However, other authorities argue that the tempering process used today is different from that used in past generations. The Shulchan Aruch and Mishnah Berura refer to wheat that was actually soaked in water for a short time. Today, the wheat is not soaked — it is sprayed for a few seconds with just enough water to barely dampen the kernels. No water droplets are visible on them. The entire process is controlled so that the wheat generally does not crack. According to these authorities, such wheat is not real chametz and although it should not be used on Passover, one may be lenient and sell it to a non-Jew.


There are three basic opinions regarding the chametz status of regular flour.

1) The flour is chametz and those who do not sell real chametz should throw out any remaining flour before Pesach.

“Regular flour is made from wheat which was tempered with water before milling. They stayed moist between 3-9 hours. Therefore the flour is considered chametz. One who generally refrains from selling [actual] chometz, should not sell flour either – rather he should eat it before Pesach or give it away to a non-Jew who will take the flour with him.”
Rabbi Chagai Bar Giora – Israel Chief Rabbinate

“Wheat grains undergo a wetting process and stay in this wet [damp] state many hours to separate the bran from the flour. In light of this, there is ample reason to suspect that the flour is chametz.
Rav Haim Katz, Rabbi of Remez and Ramat Alon neighborhoods in Haifa.

“… in the tempering methods practiced today there is a long delay after tempering, before milling, therefore, one who has regular flour [in his possession] before Passover, can sell it to a gentile with the rest of the chametz he is selling, and one who is strict in not keeping chametz or possible chametz in his home (and does not rely on the sale of chametz), there is good reason for him to burn the flour as well …”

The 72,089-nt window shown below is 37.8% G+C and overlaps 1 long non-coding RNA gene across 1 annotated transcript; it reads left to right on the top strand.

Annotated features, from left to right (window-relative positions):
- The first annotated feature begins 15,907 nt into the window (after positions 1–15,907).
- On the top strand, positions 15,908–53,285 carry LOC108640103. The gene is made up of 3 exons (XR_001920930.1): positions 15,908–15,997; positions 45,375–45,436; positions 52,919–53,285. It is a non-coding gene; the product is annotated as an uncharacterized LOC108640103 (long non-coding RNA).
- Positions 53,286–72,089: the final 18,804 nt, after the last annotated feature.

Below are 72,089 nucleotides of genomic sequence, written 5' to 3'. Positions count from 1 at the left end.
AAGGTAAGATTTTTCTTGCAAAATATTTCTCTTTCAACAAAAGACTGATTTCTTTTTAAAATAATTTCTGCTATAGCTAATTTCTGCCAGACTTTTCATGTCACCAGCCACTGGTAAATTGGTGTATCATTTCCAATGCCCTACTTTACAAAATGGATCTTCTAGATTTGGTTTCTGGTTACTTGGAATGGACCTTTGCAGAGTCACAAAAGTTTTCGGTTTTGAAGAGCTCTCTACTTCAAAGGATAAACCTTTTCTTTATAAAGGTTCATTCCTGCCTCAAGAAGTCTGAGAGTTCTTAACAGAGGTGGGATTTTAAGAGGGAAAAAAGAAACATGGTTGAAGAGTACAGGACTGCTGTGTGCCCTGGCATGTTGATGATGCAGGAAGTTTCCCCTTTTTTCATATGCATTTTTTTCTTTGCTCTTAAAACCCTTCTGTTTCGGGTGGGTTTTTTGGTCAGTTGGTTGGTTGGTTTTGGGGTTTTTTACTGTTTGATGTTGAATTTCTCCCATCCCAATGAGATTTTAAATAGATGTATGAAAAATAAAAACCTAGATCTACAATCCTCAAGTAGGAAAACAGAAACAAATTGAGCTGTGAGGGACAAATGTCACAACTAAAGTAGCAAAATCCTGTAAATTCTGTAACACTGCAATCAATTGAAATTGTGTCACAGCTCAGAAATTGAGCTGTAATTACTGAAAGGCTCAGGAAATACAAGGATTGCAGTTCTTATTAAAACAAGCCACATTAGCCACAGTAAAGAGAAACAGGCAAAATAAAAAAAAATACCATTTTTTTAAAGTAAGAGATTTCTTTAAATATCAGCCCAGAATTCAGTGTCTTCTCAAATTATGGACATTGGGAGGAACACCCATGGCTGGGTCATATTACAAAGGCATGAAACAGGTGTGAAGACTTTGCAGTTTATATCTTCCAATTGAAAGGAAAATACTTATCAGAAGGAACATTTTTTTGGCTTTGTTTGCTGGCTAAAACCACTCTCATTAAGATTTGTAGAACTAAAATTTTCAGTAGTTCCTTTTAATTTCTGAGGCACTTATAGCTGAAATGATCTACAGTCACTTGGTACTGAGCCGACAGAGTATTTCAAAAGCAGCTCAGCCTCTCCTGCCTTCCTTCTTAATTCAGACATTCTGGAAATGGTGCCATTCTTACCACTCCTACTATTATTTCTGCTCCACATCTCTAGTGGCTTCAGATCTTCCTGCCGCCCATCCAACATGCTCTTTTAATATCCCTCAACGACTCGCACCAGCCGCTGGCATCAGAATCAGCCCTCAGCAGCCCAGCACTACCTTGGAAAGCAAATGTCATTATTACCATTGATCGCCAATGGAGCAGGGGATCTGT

Responsa – B’mareh Habazak, Vol. 4.

2)  Flour is not true chametz but it must be sold to a non-Jew before Pesach.

“… for those who do not wish to sell chometz gamur, selling flour would still be permissible as the kernels do not crack, and are therefore just a safek chometz.”
The Tempering of Grains by Rabbi Yitzchok GuttermanOrthodox Union

The custom is to permit the sale of flour. Although some have the custom not to sell food that is definitely chametz, flour is not considered to be definite chametz. This is because the grains are washed quickly and probably have not been in contact with water for sufficient time to become chametz.”
Laws of Selling Chametz, Rabbi Elozor Barclay and Rabbi Yitzchok Jaeger.

3)  Flour is not chametz at all and may even be kept at home

“In practice, nowadays, even though regular flour which is not kosher for Passover, should not be allowed for matza baking, it is permissible to keep the flour at home during Pesach without selling to a non-Jew…”
Rabbi Moshe Bigel – Tzohar

As always, consult with your rabbi for the correct option to follow.